Examples of quantitative methods that may be used by practitioners include the following: (a) client self-reporting and monitoring, (b) self-anchored and rating scales, (c) questionnaires, (d) direct behavioral observation, (e) role play and analogue situations, (f) behavioral by-products, (g) psychophysiological measures, (h) goal attainment scaling, (i) standardized measures, and (j) projective measures.

Resources and Guidelines

Guidelines for developing a measurement system for assessment include the following: (a) using multiple methods, (b) developing baseline indicators of client functioning, (c) using repeated measures, and (d) using both global and specific measures. A resource for obtaining quantitative methods is Corcoran and Fischer's Measures for Clinical Practice (2005).

Qualitative Clinical Assessment Methods

Qualitative assessment methods seek to understand the meaning of the client system by using contextual techniques and add an extra level of depth to the clinical assessment.

Rationale for Including Qualitative Measures in Assessment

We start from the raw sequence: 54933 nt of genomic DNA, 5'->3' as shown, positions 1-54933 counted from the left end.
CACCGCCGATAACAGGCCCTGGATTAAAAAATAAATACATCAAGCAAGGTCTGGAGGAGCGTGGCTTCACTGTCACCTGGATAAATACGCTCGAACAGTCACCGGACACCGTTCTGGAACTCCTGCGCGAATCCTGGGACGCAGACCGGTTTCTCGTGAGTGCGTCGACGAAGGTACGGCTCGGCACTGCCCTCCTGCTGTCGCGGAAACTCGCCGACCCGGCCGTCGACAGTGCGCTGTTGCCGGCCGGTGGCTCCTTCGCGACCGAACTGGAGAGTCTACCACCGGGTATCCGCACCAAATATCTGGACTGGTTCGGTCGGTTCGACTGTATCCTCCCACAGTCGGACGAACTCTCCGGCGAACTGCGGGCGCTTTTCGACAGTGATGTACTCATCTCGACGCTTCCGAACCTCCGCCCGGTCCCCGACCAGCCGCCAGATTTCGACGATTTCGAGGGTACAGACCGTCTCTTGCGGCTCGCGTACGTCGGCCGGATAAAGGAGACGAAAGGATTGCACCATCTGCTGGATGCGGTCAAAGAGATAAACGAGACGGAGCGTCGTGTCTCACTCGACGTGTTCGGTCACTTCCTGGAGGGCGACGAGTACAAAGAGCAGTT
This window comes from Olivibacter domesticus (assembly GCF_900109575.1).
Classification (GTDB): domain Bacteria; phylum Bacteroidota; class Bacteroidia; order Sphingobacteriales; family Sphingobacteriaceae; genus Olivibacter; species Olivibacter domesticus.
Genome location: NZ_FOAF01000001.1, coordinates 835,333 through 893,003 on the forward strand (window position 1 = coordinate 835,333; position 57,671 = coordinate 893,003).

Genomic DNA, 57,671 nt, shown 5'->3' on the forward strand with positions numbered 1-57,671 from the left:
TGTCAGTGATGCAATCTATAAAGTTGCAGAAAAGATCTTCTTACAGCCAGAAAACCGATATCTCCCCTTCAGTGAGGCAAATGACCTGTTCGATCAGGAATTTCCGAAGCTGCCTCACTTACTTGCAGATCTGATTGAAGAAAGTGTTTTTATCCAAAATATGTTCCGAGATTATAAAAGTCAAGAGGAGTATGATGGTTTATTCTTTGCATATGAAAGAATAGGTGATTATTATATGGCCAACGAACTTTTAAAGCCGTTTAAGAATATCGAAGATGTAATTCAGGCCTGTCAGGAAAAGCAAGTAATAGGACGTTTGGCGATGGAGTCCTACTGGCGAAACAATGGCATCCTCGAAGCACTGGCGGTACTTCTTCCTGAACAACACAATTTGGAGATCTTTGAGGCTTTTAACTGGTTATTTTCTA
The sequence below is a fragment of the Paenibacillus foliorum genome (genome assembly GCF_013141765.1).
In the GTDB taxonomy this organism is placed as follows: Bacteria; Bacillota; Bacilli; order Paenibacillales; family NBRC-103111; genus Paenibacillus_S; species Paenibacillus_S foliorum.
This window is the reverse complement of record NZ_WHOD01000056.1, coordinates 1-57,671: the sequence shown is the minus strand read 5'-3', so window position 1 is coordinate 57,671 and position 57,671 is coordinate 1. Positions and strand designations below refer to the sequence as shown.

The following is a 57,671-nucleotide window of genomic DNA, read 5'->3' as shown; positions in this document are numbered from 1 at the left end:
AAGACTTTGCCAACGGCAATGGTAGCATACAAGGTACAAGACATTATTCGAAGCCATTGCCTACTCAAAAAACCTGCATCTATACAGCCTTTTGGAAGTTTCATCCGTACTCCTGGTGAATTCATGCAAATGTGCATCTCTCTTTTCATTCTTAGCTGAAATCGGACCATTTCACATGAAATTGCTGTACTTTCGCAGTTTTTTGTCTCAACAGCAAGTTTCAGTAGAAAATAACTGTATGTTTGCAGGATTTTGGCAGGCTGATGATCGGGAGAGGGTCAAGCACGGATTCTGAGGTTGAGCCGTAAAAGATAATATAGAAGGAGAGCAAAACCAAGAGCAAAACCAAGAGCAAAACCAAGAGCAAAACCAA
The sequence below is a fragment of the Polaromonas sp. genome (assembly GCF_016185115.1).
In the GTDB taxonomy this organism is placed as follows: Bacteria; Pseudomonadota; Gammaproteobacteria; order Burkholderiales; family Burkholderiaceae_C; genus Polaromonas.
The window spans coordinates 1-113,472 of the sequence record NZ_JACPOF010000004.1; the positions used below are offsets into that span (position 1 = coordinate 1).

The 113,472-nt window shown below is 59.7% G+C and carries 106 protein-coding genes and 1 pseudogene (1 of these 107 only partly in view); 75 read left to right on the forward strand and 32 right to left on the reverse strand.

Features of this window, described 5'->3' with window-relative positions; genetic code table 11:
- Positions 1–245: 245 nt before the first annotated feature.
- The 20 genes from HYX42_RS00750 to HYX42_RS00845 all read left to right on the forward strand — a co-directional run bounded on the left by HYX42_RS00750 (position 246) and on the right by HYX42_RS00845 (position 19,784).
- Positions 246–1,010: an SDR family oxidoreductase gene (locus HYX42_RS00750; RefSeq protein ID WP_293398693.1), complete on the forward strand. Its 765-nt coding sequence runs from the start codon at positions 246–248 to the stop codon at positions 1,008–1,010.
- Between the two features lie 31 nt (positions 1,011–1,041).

Qualitative techniques such as biographical narratives, interviews, or experiential exercises seek a holistic understanding of the client. Five unique contributions that qualitative assessment measures bring include, first, the ability to uncover realities that would be missed when using only quantitative approaches (Jordan & Franklin, 2011, pp. 127-130). For example, a client may be asked to keep a diary to add context to her standardized measurement recording her depression. Second, the standardized instruments used in quantitative assessments have limited usefulness for people of color. Qualitative assessments offer open-ended process-oriented techniques to access clients' cultural scripts and meanings. Third, qualitative assessments promote practitioner's self-awareness and therefore a positive therapeutic alliance. Fourth, the holistic nature of qualitative assessment encourages a reciprocal client-social-worker relationship. Finally, a fifth rationale relates to qualitative technique's fit with many theoretical and therapeutic perspectives, including family systems, ecosystems, cognitive-constructivist, feminist therapies, and so forth.

Qualitative Methods of Measuring Client Behavior

Qualitative methods include ethnographic interviewing; narrative approaches such as process recording, case studies, and self-characterization; repertory grids; graphic methods; and participant observations.

Resources and Guidelines

Validity and reliability are very important in qualitative assessment and rest on the credibility and completeness of the data collected. Questions to ask include the following: Were multiple measurements used? Does the information tell the whole story? Do the conclusions drawn make sense? Are there any unexplained gaps? and so forth. For a resource, see Deborah Padgett's The Qualitative Research Experience (2003).